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Linear Blend Skinning

Now that we have a skeleton set up, we need to link the skeleton to the mesh in order to get the mesh to follow the movements of the skeleton. We will implement linear blend skinning using the following functions: Skeleton::skin(), Skeleton::find_joints(), and closest_on_line_segment.

The easiest way to do this is to update each of mesh vertices’ positions in relation to the bones (Joints) in the skeleton. As a refreshed, there are 4 types of coordinate spaces: bind, pose, skeleton, and world.

  • Bind Joint space: The origin of this space corresponds to the start of joint \(i\). Rotations of the joints (so-called “poses”) are not considered in this space.
  • Posed Joint space: The origin of this space corresponds to the start of joint \(i\) (based on the poses of all other joints). Rotations of the joints (so-called “poses”) are considered in this space.
  • Skeleton space: The origin of this space corresponds to the origin of the skeleton and no additional transformations are applied.
  • World space: The origin of this space is the origin of the world and no additional transformations are applied.

You’ll want to compute transforms that take vertices in bind space and convert them to posed space (Hint: joint_to_bind, joint_to_posed, and Mat4::inverse() will come in handy.)

Your implementation should have the following basic steps for each vertex:

  • Compute the vertex’s position with respect to each joint \(j\) in the skeleton in \(j\)’s coordinate frame when no transformations have been applied to the skeleton (bind pose, vertex bind position).
  • Find where this vertex would end up (in world coordinates) if it were transformed along with bone \(j\).
  • Find the closest point on joint \(j\)’s bone segment (axis) and compute the distance to this closest point. Make sure the point you return is actually on the bone segment! (Hint: closest_on_line_segment might come in handy).
    • Diagram of closest_on_line_segment:
  • Compute the resulting position of the vertex by doing a weighted average of the bind-to-posed transforms from each bone and applying it to the vertex. The weights for the weighted average should be the inverse distance to the joint, so closer bones have a stronger influence.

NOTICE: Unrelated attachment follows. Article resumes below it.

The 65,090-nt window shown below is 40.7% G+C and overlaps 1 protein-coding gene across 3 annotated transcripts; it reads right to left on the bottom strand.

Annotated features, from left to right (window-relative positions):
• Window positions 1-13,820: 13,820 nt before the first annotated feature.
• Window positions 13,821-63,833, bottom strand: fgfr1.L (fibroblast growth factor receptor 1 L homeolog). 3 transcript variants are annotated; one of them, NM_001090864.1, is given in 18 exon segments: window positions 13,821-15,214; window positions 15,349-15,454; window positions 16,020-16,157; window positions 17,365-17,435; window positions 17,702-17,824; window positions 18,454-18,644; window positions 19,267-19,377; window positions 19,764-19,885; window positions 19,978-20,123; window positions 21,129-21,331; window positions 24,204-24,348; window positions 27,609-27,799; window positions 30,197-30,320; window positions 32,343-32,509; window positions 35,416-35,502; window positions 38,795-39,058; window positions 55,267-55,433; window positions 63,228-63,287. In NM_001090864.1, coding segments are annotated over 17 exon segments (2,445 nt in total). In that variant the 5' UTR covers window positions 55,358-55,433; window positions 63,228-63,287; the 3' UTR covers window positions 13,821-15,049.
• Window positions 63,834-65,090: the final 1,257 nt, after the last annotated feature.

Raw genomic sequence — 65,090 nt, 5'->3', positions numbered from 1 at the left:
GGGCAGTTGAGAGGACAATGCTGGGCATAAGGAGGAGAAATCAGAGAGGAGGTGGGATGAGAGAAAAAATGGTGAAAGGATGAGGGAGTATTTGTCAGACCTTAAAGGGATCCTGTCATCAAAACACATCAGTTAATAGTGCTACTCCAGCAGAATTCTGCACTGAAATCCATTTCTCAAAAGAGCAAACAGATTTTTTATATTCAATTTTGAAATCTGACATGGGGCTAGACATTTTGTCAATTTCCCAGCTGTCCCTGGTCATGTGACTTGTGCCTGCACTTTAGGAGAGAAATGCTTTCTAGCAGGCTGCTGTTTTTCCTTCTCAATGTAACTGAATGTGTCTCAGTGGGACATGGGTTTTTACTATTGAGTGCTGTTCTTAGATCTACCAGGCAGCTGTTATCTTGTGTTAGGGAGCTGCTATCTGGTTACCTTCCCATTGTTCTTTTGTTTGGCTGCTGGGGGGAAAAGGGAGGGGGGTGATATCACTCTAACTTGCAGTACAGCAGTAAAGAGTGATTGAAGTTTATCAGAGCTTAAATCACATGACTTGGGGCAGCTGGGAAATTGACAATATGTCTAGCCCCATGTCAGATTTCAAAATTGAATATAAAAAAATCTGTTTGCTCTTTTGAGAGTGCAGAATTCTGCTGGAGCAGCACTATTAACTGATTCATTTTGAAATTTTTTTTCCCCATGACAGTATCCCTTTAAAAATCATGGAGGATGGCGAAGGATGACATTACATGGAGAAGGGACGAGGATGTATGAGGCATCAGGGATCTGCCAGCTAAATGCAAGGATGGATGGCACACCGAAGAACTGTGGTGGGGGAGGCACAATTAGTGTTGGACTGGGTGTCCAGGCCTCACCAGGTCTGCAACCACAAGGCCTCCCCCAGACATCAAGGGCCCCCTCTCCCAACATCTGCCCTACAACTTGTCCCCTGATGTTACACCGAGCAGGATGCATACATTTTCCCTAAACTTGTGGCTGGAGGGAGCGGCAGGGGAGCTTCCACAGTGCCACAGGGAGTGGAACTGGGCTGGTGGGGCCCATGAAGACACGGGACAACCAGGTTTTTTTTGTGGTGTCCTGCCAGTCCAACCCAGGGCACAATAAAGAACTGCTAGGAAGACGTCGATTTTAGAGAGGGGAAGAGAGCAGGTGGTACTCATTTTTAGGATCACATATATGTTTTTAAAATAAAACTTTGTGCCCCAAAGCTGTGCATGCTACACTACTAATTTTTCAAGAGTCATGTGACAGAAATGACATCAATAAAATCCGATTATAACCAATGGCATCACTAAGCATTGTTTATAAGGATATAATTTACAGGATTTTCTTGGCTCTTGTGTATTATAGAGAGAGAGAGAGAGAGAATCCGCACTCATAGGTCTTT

Below we have an equation representation. The \(i^{th}\) vertex \(v\) is the new vertex position. The weight \(w\) is the weight metric computed as the inverse of distance between the \(i^{th}\) vertex and the closest point on joint \(j\). We multiply this term with the position of the \(i^{th}\) vertex \(v\) with respect to joint \(j\) after joint’s transformations has been applied.

$$v_i = \sum_j w_{ij}v_i^j$$ $$w_{ij} = \frac{\frac{1}{dist_{ij}}}{\sum_j \frac{1}{dist_{ij}}}$$

In Scotty3D, the Skeleton::skin() function gets called on every frame draw iteration, recomputing all skinning related quantities. In this function, you should read vertices from input.verts() and indices from input.indices(), and write the resulting positions and norms to v.pos and v.norm for every vertex in the input vertices list.

You will be implementing a Capsule-Radius Linear Blend Skin method, which only moves vertices with a joint if they lie in the joint’s radius. The Skeleton::skin() function also takes in a map of vertex index to relevant joints that you must compute the above distance/transformation metrics on. You are also responsible for creating this map, which is done so in Skeleton::find_joints(). Don’t worry about calling this function, it is called automatically before skin is called, populating the map field and sending it over to the skin() function. Your Skeleton::find_joints() implementation should iterate over all the vertices and add joint \(j\) to vertex index \(i\) in the map if the distance between the vertex and joint is less than j->radius (remember make sure they’re both in the same coordinate frame.)